· Young divers under-estimate the depth of the pool resulting in outcomes, sometimes irreversible
· Increasing numbers are reported in the current times which render the patient wheel chair bound
When Dr. H S Chhabra, Chief of Spine Service & Medical Director, Indian Spinal Injuries Centre was presented with yet another case of paralysis due to diving and hitting the floor of the swimming pool, it raised concerns in his mind. It brought into sharp focus that there is a trend that many youngsters adopt without estimating the repercussions. The team of doctors who attended to one such case was led by Dr. H S Chhabra,
21 year old Deven was presented at ISIC with paralysis beneath the neck. He was immobile and was brought into the hospital on a stretcher. His parents complained that he was a regular swimmer and during his visit just that morning he dived at the shallow end of a pool without estimating the depth and he hit head on the floor of the pool. When his friends noticed that there was no apparent movement just after his dive, they rushed to his end and hauled him out of the pool. Deven had no movement in his limbs and they rushed him to the hospital.
Dr. H S Chhabra, Chief of Spine Service & Medical Director, Indian Spinal Injuries Centre says, “A minor injury can damage the spinal cord. In the current times, we have seen youngsters into adventure sports coming with damage to their spinal columns confining them to the wheel chair. In some cases, such as this one, diving at the shallow end of the pool can result in paralysis. In India, we do not yet have the system where there are trained professionals who can monitor activities by amateurs and be readily available in the event any crisis occurs.”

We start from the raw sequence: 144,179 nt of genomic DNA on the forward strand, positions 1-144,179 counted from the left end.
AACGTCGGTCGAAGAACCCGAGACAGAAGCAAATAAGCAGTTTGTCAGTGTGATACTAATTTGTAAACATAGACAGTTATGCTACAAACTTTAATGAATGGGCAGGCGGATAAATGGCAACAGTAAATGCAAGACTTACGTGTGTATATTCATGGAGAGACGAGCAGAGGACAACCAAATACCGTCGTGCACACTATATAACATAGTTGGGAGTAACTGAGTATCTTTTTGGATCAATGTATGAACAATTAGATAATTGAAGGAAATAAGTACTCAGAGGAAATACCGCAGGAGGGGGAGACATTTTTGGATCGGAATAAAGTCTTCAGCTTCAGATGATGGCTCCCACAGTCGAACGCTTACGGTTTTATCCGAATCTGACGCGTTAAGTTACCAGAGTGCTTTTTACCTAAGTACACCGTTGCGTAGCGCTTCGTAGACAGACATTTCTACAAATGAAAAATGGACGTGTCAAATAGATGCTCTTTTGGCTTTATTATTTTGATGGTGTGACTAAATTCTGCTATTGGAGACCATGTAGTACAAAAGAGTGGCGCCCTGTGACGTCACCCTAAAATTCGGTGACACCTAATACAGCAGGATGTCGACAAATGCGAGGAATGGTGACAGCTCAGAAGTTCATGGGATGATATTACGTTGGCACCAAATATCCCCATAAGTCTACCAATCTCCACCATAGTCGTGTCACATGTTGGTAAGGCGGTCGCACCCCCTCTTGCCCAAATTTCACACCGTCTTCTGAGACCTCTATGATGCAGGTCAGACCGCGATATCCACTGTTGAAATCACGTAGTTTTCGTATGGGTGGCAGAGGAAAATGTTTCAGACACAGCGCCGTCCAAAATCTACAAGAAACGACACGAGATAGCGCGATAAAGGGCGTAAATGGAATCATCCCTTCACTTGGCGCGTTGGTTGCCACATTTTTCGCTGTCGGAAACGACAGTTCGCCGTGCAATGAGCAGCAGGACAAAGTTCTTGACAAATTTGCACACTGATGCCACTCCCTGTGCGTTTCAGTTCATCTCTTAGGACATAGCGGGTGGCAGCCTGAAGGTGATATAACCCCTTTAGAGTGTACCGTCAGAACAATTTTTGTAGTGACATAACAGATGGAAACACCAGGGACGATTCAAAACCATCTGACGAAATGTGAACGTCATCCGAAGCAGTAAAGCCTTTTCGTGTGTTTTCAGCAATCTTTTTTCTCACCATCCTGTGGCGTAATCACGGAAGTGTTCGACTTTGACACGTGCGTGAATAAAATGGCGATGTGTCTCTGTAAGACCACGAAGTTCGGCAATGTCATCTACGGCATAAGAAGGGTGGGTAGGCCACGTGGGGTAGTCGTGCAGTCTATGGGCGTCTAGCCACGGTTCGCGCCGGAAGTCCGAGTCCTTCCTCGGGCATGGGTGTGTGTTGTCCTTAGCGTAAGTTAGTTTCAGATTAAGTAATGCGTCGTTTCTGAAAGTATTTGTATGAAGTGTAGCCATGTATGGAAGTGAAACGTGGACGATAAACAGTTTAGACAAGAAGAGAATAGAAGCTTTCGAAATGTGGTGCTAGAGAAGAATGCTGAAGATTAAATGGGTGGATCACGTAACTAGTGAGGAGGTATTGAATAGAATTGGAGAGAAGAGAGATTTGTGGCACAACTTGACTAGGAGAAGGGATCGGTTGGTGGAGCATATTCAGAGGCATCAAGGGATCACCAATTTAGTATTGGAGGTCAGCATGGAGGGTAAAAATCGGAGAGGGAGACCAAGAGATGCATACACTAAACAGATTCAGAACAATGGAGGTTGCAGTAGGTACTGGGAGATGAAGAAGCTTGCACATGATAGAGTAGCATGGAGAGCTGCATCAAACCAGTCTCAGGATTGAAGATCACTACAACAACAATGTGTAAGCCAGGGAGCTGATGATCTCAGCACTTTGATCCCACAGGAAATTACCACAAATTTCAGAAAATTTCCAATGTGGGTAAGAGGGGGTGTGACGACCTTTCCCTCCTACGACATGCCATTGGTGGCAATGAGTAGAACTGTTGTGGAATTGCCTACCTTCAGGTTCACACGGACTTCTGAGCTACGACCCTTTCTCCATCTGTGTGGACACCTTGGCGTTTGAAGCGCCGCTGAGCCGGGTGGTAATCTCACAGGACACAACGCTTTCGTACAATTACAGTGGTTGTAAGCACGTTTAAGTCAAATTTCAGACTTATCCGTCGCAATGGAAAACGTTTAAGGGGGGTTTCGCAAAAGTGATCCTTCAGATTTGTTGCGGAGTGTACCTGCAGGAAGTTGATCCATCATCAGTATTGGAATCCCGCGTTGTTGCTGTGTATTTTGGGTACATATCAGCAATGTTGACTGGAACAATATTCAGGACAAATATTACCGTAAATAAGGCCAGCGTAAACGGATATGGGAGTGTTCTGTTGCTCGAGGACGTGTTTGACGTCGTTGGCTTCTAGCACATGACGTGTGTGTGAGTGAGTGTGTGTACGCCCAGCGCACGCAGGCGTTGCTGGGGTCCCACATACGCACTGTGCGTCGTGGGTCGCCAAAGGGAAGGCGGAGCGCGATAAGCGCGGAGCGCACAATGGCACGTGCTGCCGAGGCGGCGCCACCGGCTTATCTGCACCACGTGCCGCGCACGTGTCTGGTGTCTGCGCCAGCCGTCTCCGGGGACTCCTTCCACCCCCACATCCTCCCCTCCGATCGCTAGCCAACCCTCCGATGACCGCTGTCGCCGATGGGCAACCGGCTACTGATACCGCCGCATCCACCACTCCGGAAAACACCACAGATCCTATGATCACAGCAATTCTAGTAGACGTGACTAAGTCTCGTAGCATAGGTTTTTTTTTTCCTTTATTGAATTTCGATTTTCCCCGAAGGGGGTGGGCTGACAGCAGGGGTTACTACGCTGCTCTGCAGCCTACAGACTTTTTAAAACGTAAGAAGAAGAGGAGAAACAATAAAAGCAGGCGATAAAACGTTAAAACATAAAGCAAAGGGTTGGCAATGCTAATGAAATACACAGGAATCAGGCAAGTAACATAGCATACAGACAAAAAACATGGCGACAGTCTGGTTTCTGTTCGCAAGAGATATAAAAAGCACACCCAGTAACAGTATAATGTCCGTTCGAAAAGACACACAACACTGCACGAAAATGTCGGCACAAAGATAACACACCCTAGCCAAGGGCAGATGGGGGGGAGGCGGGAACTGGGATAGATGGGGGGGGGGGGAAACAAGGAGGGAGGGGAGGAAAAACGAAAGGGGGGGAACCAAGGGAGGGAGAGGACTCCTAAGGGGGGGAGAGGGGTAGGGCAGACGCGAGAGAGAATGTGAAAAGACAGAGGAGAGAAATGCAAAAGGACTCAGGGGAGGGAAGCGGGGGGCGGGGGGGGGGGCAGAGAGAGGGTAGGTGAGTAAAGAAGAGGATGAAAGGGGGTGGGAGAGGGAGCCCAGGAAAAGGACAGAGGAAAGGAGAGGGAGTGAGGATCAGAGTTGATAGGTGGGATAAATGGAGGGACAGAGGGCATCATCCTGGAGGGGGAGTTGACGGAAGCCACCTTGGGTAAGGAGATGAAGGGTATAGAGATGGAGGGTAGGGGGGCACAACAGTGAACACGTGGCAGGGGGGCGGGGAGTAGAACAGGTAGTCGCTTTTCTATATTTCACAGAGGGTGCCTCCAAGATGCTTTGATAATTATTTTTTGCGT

Most high impact spinal cord injuries, such as from motor vehicle accidents, high falls or sports injuries, are seen in young, healthy people usually in the age groups between 15 to 35 years.
Risk factors include diving into shallow water, driving accidents, falls or other sports activities like horse riding, pole vaulting etc. In the summer months, many youngsters jump into shallow water of water bodies to escape the heat and injure their cervical spine.
Dr. H S Chhabra says, “In diving accidents, including high diving, injuries are mostly located in the cervical spine, generally at the fifth and the sixth vertebra. Very often the resultant paralysis is permanent. The loss of function caused by long-term paralysis can be managed through a comprehensive rehabilitation p